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US, partners work to strengthen sea policing as piracy off West Africa surges

Coast Guard Petty Officer 3rd Class Alyssa Perry works with a member of the Gambian navy to treat a simulated wound during a drug smuggling and human trafficking scenario on March 18, 2019, near Gambia as part of Obangame Express. The exercise seeks to improve teamwork between West African countries to combat seaborne crimes.

TAMARA VAUGHN/U.S. NAVY

By SCOTT WYLAND | STARS AND STRIPES Published: March 21, 2019

A U.S.-led exercise aimed at boosting cooperation between West African nations in maritime policing comes at a time when seaborne piracy in some areas is increasing and the trans-Atlantic drug trade remains active.

Thirty-three countries are taking part in this year’s Obangame Express off the West African coast so they can better combat crimes like piracy, drug smuggling and human trafficking.

The navies practice together during simulations to spot, raid and search suspicious ships, as well as to detain suspects and properly handle evidence.

The nine-day exercise, which ends Friday, is one of three sea-policing drills hosted by U.S. Africa Command. The other two are Cutlass Express in East Africa and Phoenix Express in the Mediterranean.

Obangame was first launched in 2010 when piracy reached record levels off the coast of West Africa.

The push to improve collaborative policing among African countries that were not used to working together helped reduce piracy in the region. But after a period of decline, it surged again in the Gulf of Guinea in 2018.

“U.S. efforts have helped but things ebb and flow, and since the underlying drivers have not changed, then constant vigilance is still needed,” said Christopher Jasparro, national security affairs professor at the Naval War College. “Waters off Nigeria have persistently been the main piracy and sea robbery hotspot.”

Last year, the Gulf of Guinea recorded 48 incidents of piracy, up from 33 in 2017 and 14 in 2014, according to the International Maritime Bureau, which tracks seaborne crimes globally. The region had the worst acts of piracy overall in the world, including all six hijackings, 13 of the 18 ships fired upon, and 130 of the 141 hostages taken, it reported.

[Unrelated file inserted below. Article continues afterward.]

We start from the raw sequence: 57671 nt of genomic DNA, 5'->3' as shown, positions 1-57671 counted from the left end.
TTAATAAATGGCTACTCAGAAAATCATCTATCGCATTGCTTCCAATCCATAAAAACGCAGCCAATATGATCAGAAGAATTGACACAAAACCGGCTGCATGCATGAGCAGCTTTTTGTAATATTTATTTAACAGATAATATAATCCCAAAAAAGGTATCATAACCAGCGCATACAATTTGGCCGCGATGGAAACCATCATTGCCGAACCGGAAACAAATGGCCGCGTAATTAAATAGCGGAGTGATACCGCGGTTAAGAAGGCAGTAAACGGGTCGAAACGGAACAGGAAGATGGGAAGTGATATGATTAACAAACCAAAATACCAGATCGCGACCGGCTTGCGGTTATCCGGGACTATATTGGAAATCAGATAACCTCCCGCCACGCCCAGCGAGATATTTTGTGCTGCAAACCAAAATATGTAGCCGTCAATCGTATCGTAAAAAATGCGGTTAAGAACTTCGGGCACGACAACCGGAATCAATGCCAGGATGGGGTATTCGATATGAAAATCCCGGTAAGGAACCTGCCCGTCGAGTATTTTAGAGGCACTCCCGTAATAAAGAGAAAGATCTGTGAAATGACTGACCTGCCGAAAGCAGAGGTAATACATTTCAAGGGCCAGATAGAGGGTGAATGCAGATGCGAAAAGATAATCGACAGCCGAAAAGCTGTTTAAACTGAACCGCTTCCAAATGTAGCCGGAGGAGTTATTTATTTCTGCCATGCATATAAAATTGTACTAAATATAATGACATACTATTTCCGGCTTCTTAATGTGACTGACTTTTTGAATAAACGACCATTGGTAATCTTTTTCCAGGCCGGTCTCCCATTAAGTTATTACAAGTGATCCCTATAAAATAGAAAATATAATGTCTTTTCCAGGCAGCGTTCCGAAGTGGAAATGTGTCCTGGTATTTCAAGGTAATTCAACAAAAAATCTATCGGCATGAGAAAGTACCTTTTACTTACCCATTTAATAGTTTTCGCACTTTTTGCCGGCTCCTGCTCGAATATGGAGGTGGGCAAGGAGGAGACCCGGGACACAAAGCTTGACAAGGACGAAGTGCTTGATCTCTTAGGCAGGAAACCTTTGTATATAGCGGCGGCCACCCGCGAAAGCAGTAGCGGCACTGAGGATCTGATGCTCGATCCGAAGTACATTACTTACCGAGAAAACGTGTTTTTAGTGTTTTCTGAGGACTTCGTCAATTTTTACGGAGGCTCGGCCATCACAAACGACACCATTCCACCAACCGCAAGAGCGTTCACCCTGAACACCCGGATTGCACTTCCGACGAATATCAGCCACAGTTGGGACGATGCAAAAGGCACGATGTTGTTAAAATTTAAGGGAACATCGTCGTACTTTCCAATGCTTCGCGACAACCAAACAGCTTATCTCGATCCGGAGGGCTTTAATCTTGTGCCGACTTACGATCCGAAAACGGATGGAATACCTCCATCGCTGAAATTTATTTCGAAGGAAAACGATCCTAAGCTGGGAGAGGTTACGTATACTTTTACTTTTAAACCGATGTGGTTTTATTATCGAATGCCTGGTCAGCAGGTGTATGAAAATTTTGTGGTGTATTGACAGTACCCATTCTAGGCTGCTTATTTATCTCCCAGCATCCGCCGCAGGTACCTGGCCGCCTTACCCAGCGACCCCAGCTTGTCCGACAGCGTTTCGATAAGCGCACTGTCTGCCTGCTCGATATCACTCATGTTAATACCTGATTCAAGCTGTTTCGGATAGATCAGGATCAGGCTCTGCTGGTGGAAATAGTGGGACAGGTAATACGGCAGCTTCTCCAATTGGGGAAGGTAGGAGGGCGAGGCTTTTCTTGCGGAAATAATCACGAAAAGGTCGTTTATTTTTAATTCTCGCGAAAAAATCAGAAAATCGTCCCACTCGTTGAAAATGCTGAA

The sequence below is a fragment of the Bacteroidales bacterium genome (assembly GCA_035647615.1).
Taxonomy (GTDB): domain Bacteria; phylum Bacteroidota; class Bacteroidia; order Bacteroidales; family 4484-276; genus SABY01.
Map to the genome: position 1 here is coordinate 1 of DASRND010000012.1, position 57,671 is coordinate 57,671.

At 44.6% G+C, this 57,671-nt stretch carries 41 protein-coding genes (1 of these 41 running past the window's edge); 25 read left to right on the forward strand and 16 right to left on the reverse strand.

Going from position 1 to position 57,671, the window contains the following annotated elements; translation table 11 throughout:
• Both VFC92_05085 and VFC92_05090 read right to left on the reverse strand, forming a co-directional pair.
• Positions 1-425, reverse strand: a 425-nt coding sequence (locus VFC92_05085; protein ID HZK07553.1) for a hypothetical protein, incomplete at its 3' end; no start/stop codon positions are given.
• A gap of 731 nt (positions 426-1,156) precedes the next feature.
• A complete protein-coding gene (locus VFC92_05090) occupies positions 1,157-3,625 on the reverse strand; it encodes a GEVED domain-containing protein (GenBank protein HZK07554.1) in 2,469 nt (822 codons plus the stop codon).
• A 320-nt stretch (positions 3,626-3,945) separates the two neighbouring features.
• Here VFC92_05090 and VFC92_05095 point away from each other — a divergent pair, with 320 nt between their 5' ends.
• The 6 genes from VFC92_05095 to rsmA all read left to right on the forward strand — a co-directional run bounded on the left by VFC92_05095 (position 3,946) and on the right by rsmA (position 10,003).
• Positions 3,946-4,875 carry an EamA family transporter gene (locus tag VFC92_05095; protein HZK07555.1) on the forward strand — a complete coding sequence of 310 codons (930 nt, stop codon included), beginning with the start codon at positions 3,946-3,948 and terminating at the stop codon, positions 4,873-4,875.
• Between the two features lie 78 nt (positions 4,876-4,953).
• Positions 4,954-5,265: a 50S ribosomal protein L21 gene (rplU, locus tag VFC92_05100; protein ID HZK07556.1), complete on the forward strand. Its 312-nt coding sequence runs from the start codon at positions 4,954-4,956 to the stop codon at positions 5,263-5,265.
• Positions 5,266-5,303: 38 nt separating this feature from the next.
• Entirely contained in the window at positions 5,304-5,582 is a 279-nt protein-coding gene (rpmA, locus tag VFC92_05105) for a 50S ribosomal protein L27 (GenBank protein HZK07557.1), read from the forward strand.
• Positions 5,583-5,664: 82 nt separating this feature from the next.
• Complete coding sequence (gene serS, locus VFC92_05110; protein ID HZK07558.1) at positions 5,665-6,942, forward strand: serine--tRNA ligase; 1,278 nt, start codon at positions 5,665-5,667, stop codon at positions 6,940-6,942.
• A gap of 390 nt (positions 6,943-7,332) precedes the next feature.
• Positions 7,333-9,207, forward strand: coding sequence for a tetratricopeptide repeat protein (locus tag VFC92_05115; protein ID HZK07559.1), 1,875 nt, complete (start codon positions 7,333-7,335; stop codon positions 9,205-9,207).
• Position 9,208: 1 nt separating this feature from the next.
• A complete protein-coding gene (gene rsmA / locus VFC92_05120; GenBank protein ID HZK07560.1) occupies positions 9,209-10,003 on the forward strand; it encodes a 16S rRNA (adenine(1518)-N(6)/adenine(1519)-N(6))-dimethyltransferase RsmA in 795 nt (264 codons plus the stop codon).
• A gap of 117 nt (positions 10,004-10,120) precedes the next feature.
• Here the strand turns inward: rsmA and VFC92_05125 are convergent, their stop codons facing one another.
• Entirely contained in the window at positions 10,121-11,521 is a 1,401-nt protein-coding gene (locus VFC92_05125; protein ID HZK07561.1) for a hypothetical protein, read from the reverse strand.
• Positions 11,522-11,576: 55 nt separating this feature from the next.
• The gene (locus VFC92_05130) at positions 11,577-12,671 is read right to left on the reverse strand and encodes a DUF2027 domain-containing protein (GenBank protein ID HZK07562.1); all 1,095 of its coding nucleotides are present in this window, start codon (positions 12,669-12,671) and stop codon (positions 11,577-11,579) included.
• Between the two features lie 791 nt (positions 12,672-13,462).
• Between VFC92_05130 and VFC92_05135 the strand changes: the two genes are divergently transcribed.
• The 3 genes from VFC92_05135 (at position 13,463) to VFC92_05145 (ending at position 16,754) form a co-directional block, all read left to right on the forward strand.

Meanwhile, about two-thirds of cocaine shipped from South America to Europe transits through West Africa, according to the United Nations’ global report on drugs.

“Today, we face serious challenges at sea such as illegal fishing, trafficking of weapons, narcotics, people, and the ongoing threat of piracy,” Rear Adm. Heidi Berg, AFRICOM’s intelligence director, told participants. “This illicit activity undermines rule of law, food security and economic development. Our efforts here will help make the region a safer place for maritime commerce.”

This year, search-and-rescue operations and advanced medical assistance were added to the exercise, Berg said. And greater emphasis was placed on correctly searching vessels and handling evidence to ensure effective prosecution of criminals, she said.

Five countries — Nigeria, Ivory Coast, Togo, Ghana and Benin — organized mock trials to examine how well the teams followed the law during their raids.

“Obangame Express has grown in scope from a communications exercise to become what it is now — a comprehensive maritime security event that exercises the full spectrum of activities,” Berg said.

wyland.scott@stripes.com
Twitter: @wylandstripes
 

Members of the Senegalese and Gambian navies conduct a simulated search-and-seizure raid during a drug smuggling and human trafficking scenario aboard a Gambian patrol vessel on March 18, 2019 during Obangame Express. The U.S.-led exercise brought together 33 countries to practice teamwork in combating seagoing crimes in West African waters.
TAMARA VAUGHN/U.S. NAVY

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